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So, you want to be a Doula. FAQ
Topics included in this FAQ:
What is a doula?
What does it take to be a doula?
Training to be a doula.
Books to Read
The term doula is Greek for slave or servant. Doulas provide emotional and physical
support during pregnancy, labor, birth and postpartum. (NOTE: In some areas, the term
doula only refers to postpartum help, in this FAQ I am dealing only with Labor support.).
They call themselves many things including: Childbirth Assistant, Labor Support
Professional, Birth Assistant, Birth Companion, etc.
A doula does not speak for a couple, provide medical or clinical skills (Monitrices are
nurses or midwives who provide labor support with clinical skills.), or act in any
unprofessional manner (Most organizations have Policies that each doula must follow.).
A doula provides:
- explanations of medical procedures
- emotional support
- advice during pregnancy
- exercise and physical suggestions to make pregnancy more
- help with preparation of a birth plan
- massage and other non-pharmacological
pain relief measures
- positioning suggestions during labor and birth
- helps support the
partner so that they can love and encourage the laboring woman
- avoid unnecessary interventions
- help with breastfeeding preparation and beginnings,
- written record of the birth
- many other possibilities that vary from doula to doula
According to Mothering the Mother, How a Doula Can Help You Have a Shorter, Easier
and Healthier Birth, by Kennell, Klaus, and Kennell (1993), having a doula can give you a:
50% reduction in cesarean rates
25% shorter labor
60% reduction in epidural requests
40% reduction in oxytocin (pitocin) use
30% reduction in analgesia use
40% reduction in forceps delivery
Almost anyone with a desire to helping birthing women and their families can be a doula.
Some doulas are trained and certified, others just have on the job experience. We will
specifically discuss training later in this FAQ.
Things you need to consider when deciding about becoming a doula:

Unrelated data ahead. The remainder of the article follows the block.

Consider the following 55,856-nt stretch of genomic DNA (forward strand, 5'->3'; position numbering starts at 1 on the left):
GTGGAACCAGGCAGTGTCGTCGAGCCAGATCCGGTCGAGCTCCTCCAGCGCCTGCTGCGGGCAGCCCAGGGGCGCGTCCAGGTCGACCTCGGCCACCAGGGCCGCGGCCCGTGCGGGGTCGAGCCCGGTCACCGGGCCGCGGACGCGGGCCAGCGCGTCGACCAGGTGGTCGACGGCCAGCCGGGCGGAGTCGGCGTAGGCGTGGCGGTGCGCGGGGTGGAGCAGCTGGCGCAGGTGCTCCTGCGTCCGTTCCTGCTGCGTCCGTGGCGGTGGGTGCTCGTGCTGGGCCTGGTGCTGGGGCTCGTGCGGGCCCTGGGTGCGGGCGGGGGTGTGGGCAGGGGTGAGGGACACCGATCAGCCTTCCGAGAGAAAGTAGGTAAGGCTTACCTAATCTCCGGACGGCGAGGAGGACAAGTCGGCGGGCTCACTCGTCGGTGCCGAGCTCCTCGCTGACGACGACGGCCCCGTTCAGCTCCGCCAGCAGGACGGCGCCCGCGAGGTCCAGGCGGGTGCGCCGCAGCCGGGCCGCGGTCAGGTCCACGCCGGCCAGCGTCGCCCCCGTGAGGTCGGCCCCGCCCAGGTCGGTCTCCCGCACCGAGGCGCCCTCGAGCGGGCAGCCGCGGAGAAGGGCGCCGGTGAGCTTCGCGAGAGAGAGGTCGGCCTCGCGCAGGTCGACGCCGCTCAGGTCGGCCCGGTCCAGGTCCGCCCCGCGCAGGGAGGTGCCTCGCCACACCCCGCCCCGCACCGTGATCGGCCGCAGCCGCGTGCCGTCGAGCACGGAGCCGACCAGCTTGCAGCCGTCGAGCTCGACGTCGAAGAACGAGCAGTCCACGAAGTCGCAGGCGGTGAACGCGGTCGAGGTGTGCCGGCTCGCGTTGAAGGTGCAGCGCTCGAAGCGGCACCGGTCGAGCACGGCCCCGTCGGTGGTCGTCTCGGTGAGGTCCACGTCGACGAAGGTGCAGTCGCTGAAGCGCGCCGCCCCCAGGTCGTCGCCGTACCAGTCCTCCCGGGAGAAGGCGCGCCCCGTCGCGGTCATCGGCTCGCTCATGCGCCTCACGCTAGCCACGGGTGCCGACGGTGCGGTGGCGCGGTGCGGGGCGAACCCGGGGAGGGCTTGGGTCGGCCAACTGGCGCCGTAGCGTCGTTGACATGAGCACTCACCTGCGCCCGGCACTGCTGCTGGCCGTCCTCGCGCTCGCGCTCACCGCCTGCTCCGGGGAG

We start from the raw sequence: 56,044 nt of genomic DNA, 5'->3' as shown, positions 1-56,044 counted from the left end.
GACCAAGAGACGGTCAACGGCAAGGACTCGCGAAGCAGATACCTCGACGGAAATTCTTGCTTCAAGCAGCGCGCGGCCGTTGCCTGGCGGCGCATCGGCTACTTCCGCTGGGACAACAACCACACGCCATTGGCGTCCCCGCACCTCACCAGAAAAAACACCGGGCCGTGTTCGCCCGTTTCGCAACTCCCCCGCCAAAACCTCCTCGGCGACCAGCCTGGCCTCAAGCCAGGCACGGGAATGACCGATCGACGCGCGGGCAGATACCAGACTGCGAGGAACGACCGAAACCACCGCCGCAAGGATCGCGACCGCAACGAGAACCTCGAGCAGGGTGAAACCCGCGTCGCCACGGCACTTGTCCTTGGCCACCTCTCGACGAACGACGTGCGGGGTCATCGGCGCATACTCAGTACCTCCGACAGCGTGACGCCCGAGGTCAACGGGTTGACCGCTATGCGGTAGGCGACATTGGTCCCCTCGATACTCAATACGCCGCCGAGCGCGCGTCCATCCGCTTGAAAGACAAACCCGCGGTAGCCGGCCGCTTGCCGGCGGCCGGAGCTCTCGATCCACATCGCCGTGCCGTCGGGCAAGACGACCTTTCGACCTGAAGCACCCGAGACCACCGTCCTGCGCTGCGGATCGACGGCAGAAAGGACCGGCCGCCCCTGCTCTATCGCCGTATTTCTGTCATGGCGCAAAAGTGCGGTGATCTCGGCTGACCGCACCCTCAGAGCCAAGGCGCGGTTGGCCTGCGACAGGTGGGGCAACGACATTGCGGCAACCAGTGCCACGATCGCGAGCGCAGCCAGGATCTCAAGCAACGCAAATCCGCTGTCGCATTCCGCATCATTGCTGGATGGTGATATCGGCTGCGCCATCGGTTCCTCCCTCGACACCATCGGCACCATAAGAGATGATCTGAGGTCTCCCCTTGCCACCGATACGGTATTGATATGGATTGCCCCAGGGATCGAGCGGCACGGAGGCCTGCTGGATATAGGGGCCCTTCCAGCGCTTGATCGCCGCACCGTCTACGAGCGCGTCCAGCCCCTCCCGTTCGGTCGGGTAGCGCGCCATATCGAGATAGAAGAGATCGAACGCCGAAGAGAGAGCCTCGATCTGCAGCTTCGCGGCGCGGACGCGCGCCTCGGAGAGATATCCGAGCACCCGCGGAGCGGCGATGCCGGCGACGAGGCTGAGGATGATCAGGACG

Do you have the time? (Most doulas do not work for hospitals or birth centers and must be
subject to being on call 24 hours a day.)
Do you have child care for your children? (Finding a 24 hour daycare is a tough job,
sometimes partners can help, sometimes other doulas or family members can help. If you
are working with a midwife and have a young, breastfeeding baby, sometimes it works out
that you can bring that child.)
Can you handle lack of sleep? (Unfortunately for everyone involved, babies do not care if
it's 2 am and you haven't slept for three days, they are ready NOW. Some people can
handle sleep deprivation and others can't. Birth is one of those unpredictable things.)
Are you able to separate your agenda from the birthing family's desires? (This can be
difficult. You have to learn that everyone has a different opinion and it isn't always yours.
For example, you think that the episiotomy rate is way too high, but a particular mom really
has a fear of tearing and would prefer an episiotomy. Can you give her information and let
her make her own decision?)
Here are a few training organizations:
Doulas of North America (DONA)
1-206-324-5440 will put you in contact with members in your area.
AskDONA@aol.com is the e-mail address.
snail mail address:
1100-23rd Ave. East
Seattle, WA 98112
ALACEHQ@aol.com for e-mail
snail mail address:
PO Box 382724
Cambridge, MA 02074
National Association of Childbirth Assistants (NACA)
snail mail address:
219 Meridian Ave.
San Jose, CA 95167
Being a doula means taking EVERYTHING
you are, everything you have learned about life, and channelling it in your
own way to provide the best possible support for a family. It means working
to give the birth experience back to the people it belongs to. It means
learning (sometimes the hard way) that the forces of life...and of
death...are to be given the utmost respect. To be present at this time,
this unfolding of lifes mystery, is the ultimate privilage. -Darlene
The Birth Partner by Penny Simkin, PT, CD(DONA)
The Birth Book by Dr. William and Martha Sears, RN IBCLC
Special Women, Polly Perez
Mothering the Mother: How a Doula Can Help You Have a Shorter, Easier & Healthier Birth by John H. Kennell , Phyllis H. Klaus , Marshall H. Klaus
"The Whole Nine Months," Parenting, Gayle Pryor, May 1992, p34.
Active Birth by Janet Balaskas
Good Birth, Safe Birth by Diana Korte and Roberta Scaer
Natural Childbirth the Bradley Way by Susan McCuthcheon
Silent Knife: Cesarean Prevention & VBAC by Nancy Wainer Cohen & Lois Estner
Open Season: A Survival Guide for Natural Birth and VBAC in the 90's by Nancy Wainer Cohen
Obstetric Myths Versus Research Realities by Henci Goer
Natural Birth After Cesarean: A Practical Guide by Johanne C. Walters , Karis Crawford
Easing Labor Pain by Adrienne Lieberman
Rebounding From Childbirth: Towards Emotional Recovery by Lynn Madsen
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